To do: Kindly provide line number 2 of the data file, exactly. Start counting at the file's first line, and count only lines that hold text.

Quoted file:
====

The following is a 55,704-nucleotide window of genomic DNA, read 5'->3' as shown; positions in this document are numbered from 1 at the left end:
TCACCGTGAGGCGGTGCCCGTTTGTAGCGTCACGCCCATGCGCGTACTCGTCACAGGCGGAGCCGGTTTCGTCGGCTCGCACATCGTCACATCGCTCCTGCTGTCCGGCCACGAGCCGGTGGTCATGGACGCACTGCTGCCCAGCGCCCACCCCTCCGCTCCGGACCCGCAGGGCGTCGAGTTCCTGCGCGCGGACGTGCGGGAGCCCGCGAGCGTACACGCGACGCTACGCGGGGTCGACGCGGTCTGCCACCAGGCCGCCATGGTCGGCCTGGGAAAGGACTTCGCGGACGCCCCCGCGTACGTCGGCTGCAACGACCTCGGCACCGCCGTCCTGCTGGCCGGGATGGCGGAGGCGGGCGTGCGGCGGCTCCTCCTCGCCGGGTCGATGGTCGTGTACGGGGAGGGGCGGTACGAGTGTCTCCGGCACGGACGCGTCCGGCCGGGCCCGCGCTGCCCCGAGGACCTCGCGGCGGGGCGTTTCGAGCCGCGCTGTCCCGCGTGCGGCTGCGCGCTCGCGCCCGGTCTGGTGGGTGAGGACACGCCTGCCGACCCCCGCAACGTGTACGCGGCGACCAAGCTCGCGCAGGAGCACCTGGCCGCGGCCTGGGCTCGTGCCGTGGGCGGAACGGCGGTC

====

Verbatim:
TCACCGTGAGGCGGTGCCCGTTTGTAGCGTCACGCCCATGCGCGTACTCGTCACAGGCGGAGCCGGTTTCGTCGGCTCGCACATCGTCACATCGCTCCTGCTGTCCGGCCACGAGCCGGTGGTCATGGACGCACTGCTGCCCAGCGCCCACCCCTCCGCTCCGGACCCGCAGGGCGTCGAGTTCCTGCGCGCGGACGTGCGGGAGCCCGCGAGCGTACACGCGACGCTACGCGGGGTCGACGCGGTCTGCCACCAGGCCGCCATGGTCGGCCTGGGAAAGGACTTCGCGGACGCCCCCGCGTACGTCGGCTGCAACGACCTCGGCACCGCCGTCCTGCTGGCCGGGATGGCGGAGGCGGGCGTGCGGCGGCTCCTCCTCGCCGGGTCGATGGTCGTGTACGGGGAGGGGCGGTACGAGTGTCTCCGGCACGGACGCGTCCGGCCGGGCCCGCGCTGCCCCGAGGACCTCGCGGCGGGGCGTTTCGAGCCGCGCTGTCCCGCGTGCGGCTGCGCGCTCGCGCCCGGTCTGGTGGGTGAGGACACGCCTGCCGACCCCCGCAACGTGTACGCGGCGACCAAGCTCGCGCAGGAGCACCTGGCCGCGGCCTGGGCTCGTGCCGTGGGCGGAACGGCGGTC